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Memorandum by the Director of the Office of Near Eastern and African Affairs ( Murray ) to the Secretary of State

The Situation in Greece

1. The Problem:

The most immediate aims are the termination of hostilities and the formation of a government sufficiently representative of all factions to ensure stability for the distribution of relief supplies. Long-term aims include the holding, under fair and free conditions, of a plebiscite and elections on the return of the King and the future government.

2. Basic Factors:

The present crisis appears to have arisen from the profound distrust among various Greek factions. The resistance groups suspected that the Papandreou Government,10 with British backing, desired to restore the King and a conservative regime. Such distrust came to a head over the disarming of the resistance forces without similar [Page 100] treatment for the Government forces, which had been purged of EAM sympathizers in Egypt last spring.11 Civil strife was precipitated after the resignation of six Leftist ministers and the British decision to support Papandreou and to attempt to control the Athens-Piraeus area until ELAS could be neutralized and free elections held. Notwithstanding the creation of a Regency under Damaskinos and the announcement on January 4 of the formation of the Plastiras Government, a truce has not yet been achieved.

3. Action Taken to Date:

This Government has made increasingly clear, particularly by statements of the Secretary on December 5 and 7,12 its policy that the form of government to be established in Greece after liberation should be one chosen freely by the Greek people themselves, democratically representing the wishes of the majority of the nation. On December 13 a telegram from the President to Mr. Churchill13 recommended that the King consent to a Regency, that elections be fixed for a specific date no matter how far in the future, and that all armed groups in Greece be disarmed under a new coalition government, order meanwhile being maintained by British troops. Later, on December 28, a message embodying the same suggestions was despatched to King George II,14 and a statement approving the King’s subsequent action was made to the press by the Secretary on January l.15

4. Possible Future Action:

The United States Government may be requested by the Greek Government, with British backing, to participate in an Anglo-American-Russian commission to supervise a free and secret plebiscite in Greece on the question of the regime (monarchy or republic) and subsequent elections for a constituent assembly. The Staff Committee [Page 101] on December 26 advised the Secretary that the United States, if requested, should be prepared to consider sympathetically sharing responsibility in the administration of an impartial plebiscite.16 This course was also advocated in a memorandum prepared for the Secretary, January 1, 1945,17 in which it was further suggested that such a commission might be a military commission headed by a special representative other than its Ambassador to Greece. The commission should be provided with sufficient military civil affairs personnel to enable our Commissioner to keep fully informed. The memorandum expressed the view that such personnel would be needed in Greece probably not longer than six weeks and could presumably be obtained from Italy or Germany.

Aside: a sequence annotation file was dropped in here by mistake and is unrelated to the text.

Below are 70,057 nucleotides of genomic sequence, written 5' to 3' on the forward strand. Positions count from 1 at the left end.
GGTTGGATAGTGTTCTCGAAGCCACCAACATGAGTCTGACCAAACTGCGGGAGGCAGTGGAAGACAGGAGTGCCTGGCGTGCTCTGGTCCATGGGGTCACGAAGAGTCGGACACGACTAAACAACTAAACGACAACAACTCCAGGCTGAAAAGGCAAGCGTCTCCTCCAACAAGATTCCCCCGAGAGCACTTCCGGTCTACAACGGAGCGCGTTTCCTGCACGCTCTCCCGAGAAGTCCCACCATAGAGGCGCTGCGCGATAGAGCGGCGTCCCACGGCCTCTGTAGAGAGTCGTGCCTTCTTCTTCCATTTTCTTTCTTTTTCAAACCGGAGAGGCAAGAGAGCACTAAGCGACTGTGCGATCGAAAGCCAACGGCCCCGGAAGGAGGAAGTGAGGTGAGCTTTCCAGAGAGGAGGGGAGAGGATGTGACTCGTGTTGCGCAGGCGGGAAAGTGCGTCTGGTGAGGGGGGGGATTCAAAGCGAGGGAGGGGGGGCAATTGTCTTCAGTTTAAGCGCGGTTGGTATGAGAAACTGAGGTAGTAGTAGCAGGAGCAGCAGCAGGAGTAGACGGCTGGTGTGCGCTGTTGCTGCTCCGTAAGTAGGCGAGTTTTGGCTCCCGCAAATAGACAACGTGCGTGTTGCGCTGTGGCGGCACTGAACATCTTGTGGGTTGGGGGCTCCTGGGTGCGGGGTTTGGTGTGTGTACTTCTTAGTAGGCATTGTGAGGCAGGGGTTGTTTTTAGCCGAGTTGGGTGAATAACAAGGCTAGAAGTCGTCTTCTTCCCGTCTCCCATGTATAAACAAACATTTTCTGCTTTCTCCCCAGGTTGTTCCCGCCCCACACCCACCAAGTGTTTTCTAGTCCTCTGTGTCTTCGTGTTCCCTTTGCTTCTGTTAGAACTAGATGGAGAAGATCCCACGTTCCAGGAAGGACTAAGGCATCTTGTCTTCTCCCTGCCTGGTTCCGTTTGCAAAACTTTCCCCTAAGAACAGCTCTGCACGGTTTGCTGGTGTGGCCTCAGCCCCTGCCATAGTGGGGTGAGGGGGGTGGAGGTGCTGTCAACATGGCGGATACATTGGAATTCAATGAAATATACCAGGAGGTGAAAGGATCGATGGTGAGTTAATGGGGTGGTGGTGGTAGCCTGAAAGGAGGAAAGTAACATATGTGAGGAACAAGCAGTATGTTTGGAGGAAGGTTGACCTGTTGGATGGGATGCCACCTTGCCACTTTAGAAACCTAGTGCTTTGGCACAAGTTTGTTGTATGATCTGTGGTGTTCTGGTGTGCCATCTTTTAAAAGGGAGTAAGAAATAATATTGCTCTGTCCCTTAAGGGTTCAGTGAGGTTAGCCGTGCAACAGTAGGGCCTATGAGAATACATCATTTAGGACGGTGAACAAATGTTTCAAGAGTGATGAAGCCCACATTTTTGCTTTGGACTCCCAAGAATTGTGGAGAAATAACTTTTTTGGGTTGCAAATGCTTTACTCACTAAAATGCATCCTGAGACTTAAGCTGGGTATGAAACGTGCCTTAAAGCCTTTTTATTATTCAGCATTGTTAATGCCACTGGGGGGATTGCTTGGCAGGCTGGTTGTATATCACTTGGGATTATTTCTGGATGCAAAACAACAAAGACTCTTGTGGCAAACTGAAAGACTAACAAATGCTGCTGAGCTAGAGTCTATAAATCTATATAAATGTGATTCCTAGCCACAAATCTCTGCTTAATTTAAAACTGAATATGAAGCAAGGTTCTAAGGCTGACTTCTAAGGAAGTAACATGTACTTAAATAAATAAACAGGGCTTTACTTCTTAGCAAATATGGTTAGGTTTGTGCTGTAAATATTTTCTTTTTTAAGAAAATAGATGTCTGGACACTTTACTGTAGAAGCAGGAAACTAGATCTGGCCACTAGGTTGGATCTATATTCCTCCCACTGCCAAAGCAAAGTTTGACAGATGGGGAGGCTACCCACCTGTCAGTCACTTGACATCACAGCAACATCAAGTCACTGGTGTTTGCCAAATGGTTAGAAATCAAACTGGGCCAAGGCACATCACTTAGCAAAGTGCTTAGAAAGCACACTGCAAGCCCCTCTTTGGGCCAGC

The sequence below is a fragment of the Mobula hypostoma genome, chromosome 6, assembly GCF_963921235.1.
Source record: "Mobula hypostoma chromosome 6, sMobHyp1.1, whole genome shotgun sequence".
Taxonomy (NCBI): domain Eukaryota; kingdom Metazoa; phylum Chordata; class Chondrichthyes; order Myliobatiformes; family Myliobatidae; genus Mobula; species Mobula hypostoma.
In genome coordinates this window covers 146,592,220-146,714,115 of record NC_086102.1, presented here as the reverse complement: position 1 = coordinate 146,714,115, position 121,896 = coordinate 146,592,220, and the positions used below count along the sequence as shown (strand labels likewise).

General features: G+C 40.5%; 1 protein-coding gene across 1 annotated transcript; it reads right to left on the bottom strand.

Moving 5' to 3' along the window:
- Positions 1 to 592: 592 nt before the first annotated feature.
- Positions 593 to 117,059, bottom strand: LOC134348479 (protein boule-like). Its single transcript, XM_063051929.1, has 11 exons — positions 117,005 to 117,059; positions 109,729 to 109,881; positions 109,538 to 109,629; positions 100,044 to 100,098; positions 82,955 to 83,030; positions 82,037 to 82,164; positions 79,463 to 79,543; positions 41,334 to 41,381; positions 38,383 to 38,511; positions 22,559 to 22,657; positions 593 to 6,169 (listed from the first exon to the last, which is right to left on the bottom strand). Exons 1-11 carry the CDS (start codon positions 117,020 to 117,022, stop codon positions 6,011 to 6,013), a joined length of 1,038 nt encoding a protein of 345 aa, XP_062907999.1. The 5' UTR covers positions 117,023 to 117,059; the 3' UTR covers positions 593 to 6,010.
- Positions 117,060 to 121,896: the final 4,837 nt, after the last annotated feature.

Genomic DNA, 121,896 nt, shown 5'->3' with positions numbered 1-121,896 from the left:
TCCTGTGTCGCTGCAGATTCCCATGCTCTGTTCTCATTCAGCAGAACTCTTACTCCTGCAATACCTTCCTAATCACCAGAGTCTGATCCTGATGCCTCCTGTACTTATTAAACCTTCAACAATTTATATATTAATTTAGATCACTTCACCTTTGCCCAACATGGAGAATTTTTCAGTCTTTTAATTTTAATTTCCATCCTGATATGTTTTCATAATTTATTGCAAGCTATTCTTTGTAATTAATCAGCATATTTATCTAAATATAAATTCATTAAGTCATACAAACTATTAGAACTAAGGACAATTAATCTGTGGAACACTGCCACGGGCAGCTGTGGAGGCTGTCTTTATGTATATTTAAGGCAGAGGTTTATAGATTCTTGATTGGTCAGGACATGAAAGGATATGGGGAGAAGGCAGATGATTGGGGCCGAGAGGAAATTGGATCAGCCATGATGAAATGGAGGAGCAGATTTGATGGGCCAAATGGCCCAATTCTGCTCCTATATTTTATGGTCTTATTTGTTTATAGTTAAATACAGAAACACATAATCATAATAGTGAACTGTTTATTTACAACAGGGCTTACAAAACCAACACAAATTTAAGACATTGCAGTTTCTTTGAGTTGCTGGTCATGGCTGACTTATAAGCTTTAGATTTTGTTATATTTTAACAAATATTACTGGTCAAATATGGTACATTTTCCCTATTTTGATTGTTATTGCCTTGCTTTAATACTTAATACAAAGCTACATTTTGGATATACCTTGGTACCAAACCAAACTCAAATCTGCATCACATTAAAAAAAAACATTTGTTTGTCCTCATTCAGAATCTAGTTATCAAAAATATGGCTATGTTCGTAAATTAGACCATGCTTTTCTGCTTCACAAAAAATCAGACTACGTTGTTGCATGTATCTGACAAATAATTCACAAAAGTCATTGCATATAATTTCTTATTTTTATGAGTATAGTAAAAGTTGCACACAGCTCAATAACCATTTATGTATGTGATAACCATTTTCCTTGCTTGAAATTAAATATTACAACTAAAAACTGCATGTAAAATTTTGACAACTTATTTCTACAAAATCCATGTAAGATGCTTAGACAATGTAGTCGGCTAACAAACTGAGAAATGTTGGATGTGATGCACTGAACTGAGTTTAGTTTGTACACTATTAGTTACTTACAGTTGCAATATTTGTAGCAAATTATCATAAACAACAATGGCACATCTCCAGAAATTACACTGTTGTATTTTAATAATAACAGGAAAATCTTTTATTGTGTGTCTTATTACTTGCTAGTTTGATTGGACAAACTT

The memorandum to the Secretary also stated that should the EAM–ELAS oppose by arms the efforts of the Archbishop-Regent to find a reasonable political solution in Greece, it would then be clear that the extreme left minority was seeking to gain power by force. In such an event the memorandum suggested that this Government should make clear its support of the Archbishop-Regent and the duly constituted authorities.

Wallace Murray
  1. George Papandreou, President of the Council of Ministers (Prime Minister) of Greece, April 26, 1944 to December 31, 1944.
  2. This refers to the mutinies which occurred in April 1944, in Greek Middle East Army in Egypt and units of the Greek Navy in Alexandria harbor. For documentation regarding the interest of the United States in this crisis and its denouement, see Foreign Relations, 1944, vol. v., pp. 90104, passim.
  3. See Foreign Relations, 1944, vol. v, p. 149, footnote 48a.
  4. Ibid., p. 150.
  5. Ibid., p. 177.
  6. In lieu of a press and radio news conference on January 1, two questions were submitted to the Secretary of State, one of which dealt with the political situation in Greece:

    “Q. What is the attitude of the United States toward the newly-created Regency in Greece?

    “A. This is an important step that would appear to pave the way for a solution of the present difficult situation in Greece and as such, it is welcomed by this Government.” (Verbatim Reports Press Conferences, 1945, No. 1, January 1).

  7. See Foreign Relations, 1944, vol. v, p. 165, footnote 61a.
  8. Not found in Department files.